Response to the flood is what mattered

Here’s a little thought exercise for a Sunday morning: Think about where you’re sitting as you read this. Look around. Now imagine the room filled with water, at least 10 feet over your head.

And not just any water. This is near-freezing snowmelt water, and it’s filled your house in the middle of the night. It’s carrying lumber, debris, dead animals. It’s murky and it’s moving fast.

While you let your imagination float for a bit, remember that this weekend and the next few days mark the centennial of the Great Dayton Flood of 1913 — a “weather event,” in our modern parlance, and then some. The story by our writer Mary McCarty in today’s paper fills in the horrifying magnitude of this lethal, destructive disaster. On this page, my colleague Michael Williams and I convened one of our regular Ideas & Voices roundtable sessions to talk with a panel of local experts about how the flood changed this part of the state and the communities within it.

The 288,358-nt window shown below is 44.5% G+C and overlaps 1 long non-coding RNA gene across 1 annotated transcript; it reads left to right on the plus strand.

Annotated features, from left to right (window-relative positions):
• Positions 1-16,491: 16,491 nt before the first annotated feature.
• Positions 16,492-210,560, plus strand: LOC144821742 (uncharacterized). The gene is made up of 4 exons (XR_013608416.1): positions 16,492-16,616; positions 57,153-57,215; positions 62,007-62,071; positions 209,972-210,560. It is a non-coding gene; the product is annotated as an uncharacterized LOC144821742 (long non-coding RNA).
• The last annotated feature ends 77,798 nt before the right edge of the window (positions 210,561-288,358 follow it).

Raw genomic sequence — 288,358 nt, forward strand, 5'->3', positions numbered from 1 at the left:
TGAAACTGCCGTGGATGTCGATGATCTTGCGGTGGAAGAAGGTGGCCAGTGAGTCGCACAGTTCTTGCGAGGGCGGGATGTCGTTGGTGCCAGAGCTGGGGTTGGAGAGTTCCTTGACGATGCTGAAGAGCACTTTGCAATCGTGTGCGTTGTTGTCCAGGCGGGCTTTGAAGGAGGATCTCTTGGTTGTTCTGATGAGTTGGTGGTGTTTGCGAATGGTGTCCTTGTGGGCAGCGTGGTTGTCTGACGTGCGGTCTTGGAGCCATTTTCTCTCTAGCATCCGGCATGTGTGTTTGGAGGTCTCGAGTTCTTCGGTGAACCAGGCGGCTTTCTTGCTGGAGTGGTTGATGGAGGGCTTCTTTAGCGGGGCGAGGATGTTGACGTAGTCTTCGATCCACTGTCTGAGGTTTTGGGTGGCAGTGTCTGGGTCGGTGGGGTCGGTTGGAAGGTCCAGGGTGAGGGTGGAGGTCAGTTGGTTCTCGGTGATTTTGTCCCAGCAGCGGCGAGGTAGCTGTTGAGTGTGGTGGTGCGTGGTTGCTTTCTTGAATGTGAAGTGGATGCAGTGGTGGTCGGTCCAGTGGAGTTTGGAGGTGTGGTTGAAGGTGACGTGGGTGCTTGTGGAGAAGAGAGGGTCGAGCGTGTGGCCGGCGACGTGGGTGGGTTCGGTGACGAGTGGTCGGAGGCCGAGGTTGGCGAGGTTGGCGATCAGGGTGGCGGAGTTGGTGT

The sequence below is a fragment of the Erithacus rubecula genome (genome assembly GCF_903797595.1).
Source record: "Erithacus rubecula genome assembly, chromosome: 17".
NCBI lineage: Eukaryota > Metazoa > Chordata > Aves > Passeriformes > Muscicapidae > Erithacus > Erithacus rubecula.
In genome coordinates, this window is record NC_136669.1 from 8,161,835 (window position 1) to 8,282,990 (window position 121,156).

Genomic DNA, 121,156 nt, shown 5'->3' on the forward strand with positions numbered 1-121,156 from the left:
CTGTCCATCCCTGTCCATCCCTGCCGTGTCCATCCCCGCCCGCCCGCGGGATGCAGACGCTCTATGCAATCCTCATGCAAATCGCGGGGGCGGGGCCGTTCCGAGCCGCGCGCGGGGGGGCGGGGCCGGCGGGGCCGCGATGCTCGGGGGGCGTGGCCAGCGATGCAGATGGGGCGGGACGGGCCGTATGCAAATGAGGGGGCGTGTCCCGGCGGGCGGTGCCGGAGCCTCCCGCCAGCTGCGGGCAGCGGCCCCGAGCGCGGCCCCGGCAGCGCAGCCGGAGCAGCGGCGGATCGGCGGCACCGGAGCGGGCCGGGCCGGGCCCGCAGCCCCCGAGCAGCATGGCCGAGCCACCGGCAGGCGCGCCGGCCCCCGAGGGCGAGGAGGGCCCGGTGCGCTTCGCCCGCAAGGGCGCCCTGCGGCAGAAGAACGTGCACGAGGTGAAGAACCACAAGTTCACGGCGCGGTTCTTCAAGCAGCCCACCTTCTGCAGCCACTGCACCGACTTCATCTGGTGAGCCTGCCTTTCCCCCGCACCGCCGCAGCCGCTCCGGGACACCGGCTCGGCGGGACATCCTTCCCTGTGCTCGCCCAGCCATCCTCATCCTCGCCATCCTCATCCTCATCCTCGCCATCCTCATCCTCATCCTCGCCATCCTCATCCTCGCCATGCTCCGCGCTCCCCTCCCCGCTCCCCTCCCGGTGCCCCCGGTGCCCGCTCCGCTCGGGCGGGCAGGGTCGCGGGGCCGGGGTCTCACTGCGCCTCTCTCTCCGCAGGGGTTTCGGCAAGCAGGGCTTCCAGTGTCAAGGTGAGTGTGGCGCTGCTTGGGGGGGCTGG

We gathered several local historians — Brady Kress of Dayton History, and Sam Ashworth and Jim Blount of the Butler County Historical Society — and two men, Andy Snow and Geoff Williams, who have completed recent books commemorating the flood. Also joining us was Janet Bly of the Miami Conservancy District, the organization that cares for the dams and flood-control system that was built to keep another flood from happening ever again.

They made the point that what matters more than the flood was the region’s response to it, which defined and changed the area in countless, largely positive, ways. And they asked: Today, do we have the mettle to respond in similar fashion? Were people back then tougher, more resilient, more community-minded? More can-do?

It’s an interesting question. What do you think? Email me at and let’s keep the conversation going.

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